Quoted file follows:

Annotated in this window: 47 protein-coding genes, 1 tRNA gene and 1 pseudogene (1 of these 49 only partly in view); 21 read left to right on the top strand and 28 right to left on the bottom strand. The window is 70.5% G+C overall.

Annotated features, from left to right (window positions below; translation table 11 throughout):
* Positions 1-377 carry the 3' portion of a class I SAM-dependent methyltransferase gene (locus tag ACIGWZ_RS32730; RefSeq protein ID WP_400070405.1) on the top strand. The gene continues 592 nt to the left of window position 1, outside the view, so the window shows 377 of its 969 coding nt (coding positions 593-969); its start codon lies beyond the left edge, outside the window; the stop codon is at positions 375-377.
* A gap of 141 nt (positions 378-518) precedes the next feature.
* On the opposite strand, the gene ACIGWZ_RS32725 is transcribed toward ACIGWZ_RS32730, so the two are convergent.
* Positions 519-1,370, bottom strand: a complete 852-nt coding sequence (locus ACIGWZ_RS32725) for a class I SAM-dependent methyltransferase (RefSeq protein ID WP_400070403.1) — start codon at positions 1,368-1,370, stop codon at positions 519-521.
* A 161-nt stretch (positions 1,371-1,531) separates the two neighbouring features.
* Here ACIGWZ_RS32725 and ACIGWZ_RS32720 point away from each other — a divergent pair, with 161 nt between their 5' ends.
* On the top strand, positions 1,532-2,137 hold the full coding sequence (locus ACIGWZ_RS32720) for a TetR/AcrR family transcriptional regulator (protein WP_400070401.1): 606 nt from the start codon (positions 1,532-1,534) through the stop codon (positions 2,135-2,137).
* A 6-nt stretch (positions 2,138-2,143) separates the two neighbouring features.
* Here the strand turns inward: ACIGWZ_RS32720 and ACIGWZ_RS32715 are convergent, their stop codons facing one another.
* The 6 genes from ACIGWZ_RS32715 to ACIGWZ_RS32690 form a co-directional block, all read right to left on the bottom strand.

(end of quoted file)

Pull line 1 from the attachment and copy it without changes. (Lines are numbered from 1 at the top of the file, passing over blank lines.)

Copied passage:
Annotated in this window: 47 protein-coding genes, 1 tRNA gene and 1 pseudogene (1 of these 49 only partly in view); 21 read left to right on the top strand and 28 right to left on the bottom strand. The window is 70.5% G+C overall.